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“To design is to communicate clearly by whatever means you can control or master.”

~ Milton Glaser

It’s easy to become so enveloped in your work culture to the point of forgetting not everyone shares the same lingo. 5 years ago I gave my first bit of professional client feedback in what I have affectionately dubbed ‘Designese’. Needless to say this was met with a bit less understanding and a lot more, “Wait… What?” The primary function of design is to better communicate and yet we ironically have an entire catalog of niche language that can end up sounding more obscuring than descriptive. So in the spirit of always sending a clearer message to our clients and our audience in general, here’s a St8mnt guide to speaking Designese:


A curved, decorative line added to a type character. These can make a typeface look subtly classy.
Sans Serif
A typeface or character without serifs or any embellishment.
Slab Serif
A typeface with mechanistic serifs represented by blocky shapes.
A typeface characterized by flourishes and all organic flowing linework.


The process of increasing or decreasing spacing between letterforms to get a pleasing distribution of visual weight.
The space between lines of text. This can make or break the readability of large text areas.
Display Copy
The initial eye-grabbing large type at the beginning of articles.
Body Copy
The meat of an article. All these little words you’re reading.
Orphans & Widows
A Widow is a very short line or part of a hyphenated word residing on it’s own line in a text column. An Orphan is a single word appearing all alone in an open line. Be kind to these lonely words and always reunite them with their fam.


Cyan, Magenta, Yellow & Black: The four magic colors that produce almost all the print media seen today. Any color you can imagine (almost) can be generated by various combinations of these four colors.
Red, Green, and Blue: Believe it or not, every color on a computer/TV/mobile screen is generated by these three colors. There are 256 intensity levels of each color resulting in 16,777,216 (256x256x256) different possible color combinations. These colors are shown in software as a six-digit ‘Hex Number’. If you want to preview hex numbers this is a fun way to do it.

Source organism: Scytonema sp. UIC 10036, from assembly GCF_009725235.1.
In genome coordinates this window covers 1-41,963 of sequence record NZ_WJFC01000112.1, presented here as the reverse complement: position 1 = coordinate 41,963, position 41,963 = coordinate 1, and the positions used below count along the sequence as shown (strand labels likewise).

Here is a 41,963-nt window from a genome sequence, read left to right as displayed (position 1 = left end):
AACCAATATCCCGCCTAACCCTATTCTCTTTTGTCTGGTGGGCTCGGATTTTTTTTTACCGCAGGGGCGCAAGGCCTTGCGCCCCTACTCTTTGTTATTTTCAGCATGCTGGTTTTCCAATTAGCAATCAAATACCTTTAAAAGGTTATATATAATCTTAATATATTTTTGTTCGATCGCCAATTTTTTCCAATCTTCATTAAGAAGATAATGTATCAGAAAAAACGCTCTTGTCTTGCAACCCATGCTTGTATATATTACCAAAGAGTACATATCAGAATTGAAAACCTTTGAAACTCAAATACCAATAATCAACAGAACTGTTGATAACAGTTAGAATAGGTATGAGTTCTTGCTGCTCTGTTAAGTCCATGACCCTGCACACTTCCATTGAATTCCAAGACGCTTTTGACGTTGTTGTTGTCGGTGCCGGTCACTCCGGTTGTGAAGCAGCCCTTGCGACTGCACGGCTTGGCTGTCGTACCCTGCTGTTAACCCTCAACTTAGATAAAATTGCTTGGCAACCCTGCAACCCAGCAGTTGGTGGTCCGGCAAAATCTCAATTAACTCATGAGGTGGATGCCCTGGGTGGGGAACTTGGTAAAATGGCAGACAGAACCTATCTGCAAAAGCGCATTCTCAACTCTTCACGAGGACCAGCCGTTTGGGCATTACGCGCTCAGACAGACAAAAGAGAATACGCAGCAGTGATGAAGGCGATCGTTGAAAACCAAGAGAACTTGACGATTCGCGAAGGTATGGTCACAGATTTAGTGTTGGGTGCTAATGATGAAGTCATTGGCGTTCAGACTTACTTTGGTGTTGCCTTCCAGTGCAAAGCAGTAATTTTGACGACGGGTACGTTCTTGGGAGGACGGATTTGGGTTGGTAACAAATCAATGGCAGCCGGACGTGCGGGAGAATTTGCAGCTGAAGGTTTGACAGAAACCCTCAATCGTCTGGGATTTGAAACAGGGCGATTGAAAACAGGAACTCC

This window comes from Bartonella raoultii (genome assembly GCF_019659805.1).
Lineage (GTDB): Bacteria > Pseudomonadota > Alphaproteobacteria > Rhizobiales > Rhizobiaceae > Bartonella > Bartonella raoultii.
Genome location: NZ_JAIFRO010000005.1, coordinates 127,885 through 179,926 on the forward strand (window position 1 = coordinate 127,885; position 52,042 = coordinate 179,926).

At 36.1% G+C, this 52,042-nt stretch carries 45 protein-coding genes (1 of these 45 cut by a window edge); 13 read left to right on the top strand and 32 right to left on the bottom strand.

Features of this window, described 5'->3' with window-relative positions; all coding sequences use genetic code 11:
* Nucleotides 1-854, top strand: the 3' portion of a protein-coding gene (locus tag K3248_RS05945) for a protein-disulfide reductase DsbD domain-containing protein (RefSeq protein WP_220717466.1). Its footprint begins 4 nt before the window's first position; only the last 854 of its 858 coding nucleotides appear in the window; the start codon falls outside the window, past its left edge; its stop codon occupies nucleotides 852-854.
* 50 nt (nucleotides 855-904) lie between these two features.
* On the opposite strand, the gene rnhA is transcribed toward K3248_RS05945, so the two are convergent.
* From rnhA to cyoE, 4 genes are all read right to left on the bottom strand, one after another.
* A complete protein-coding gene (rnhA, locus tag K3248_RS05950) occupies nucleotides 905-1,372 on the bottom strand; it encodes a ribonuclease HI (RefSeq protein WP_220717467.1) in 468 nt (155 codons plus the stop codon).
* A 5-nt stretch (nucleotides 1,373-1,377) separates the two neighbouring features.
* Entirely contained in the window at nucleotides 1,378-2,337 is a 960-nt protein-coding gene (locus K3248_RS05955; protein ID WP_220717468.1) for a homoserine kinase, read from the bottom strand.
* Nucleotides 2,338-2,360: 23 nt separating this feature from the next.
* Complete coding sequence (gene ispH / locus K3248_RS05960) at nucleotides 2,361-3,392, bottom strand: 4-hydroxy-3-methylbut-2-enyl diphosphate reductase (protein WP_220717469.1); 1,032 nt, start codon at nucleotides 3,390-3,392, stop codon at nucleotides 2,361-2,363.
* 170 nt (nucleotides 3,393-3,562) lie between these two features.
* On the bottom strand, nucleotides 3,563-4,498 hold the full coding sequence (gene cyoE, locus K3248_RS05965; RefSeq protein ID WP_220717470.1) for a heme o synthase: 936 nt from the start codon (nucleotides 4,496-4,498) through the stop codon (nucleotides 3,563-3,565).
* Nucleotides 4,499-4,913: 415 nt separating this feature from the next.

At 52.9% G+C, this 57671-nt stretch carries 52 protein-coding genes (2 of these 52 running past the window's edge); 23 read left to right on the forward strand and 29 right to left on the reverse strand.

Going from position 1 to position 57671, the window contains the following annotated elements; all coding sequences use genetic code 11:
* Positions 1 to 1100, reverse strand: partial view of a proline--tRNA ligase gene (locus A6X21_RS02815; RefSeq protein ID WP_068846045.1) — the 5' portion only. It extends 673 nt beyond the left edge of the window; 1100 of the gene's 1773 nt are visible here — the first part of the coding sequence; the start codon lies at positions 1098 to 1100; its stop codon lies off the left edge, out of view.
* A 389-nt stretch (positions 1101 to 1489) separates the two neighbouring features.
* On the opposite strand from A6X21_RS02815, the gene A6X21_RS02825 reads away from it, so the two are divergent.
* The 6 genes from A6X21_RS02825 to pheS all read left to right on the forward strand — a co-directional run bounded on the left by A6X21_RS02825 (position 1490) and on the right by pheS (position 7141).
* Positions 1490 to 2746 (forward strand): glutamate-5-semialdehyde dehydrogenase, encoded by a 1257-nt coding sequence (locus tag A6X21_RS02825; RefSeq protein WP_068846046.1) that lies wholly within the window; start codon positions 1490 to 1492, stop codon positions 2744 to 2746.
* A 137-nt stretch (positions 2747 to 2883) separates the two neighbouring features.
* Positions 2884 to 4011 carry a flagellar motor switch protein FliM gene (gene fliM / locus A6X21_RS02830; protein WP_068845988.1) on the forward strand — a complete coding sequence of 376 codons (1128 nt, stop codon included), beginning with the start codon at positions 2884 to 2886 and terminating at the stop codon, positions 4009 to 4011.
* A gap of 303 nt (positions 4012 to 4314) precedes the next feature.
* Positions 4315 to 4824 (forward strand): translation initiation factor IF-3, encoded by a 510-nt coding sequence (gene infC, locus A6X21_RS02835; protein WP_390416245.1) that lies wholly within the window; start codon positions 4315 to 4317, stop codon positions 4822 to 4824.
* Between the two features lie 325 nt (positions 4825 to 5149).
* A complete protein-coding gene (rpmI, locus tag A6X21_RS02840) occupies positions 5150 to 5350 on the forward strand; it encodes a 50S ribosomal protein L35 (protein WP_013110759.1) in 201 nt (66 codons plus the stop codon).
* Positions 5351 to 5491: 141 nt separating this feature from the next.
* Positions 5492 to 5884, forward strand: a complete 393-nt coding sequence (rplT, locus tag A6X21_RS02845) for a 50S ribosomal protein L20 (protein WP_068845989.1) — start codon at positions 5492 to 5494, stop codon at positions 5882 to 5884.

Pantone (Spot Color)
Custom colors for printing specified by a single number. This is the way to 100% guarantee your color will appear the same across all print media Instead of the halftone print pattern of CMYK, a Pantone Spot Color will be a solid coat.



The level of overall image clarity and amount of details in an image.


Another term for the level visual transparency. An image with high opacity is basically
opaque and low opacity is transparent.
The intensity of color in an image. An image with high saturation will consist of intense and exaggerated colors whereas a desaturated image would be closer to black & white


Tool for remapping of an image’s tone used as a way to emphasize colors or other elements.
Refers to the overall brightness and darkness of an image.


Visual ranking of importance. The biggest element of a layout will have the highest hierarchy.
A two dimensional, intersecting line guide to help guide and align content in a layout.
A Designer’s fancy way of referring to literal size of an item on a page.
White Space
Sometimes also referred to as “negative space”. White space refers to the portion of a page left unmarked or completely blank. This space adds a natural level of visual asymmetry that allows the content to breathe be more noticeable in the layout.


An essential step to our digital process. This is strictly layout and functionality without the design bells or whistles.
Shorthand for ‘Cascading Style Sheet’. This is a coding text document that gives a website all the style and aesthetic charm you could want.


A Content Management System. An example would be a system like WordPress that packages all the complex info of your site into a simple, navigable interface.
Short for ‘User Experience’. Refers to the holistic experience, usability, and satisfaction of a user’s interaction with a product.
Shorthand term for ‘User Interface’. This refers to the relationship between the user and the tools on the computer. UI Design is involved in every step of forming a Website or web app to ensure functions such as searches and navigation not only work but are optimized and intuitive. The ultimate goal of UI Design is to get out of your user’s way.
A way of not having to say ‘Information Architecture’ every time. This refers to the process of organizing and labeling websites and online communities. You can’t have a large search engine like Google or a large online community like Facebook without advanced IA Design behind it.

There are countless facets to every one of these elements and you’ll no doubt hear us mention many if not all of these in the future. Although this blog is no Rosetta Stone, hopefully this helps shed a little light on how we creatives get our points across and get us that much closer to really speaking your language as well.

Got Questions or think we missed something on the list? Hit us up on Twitter!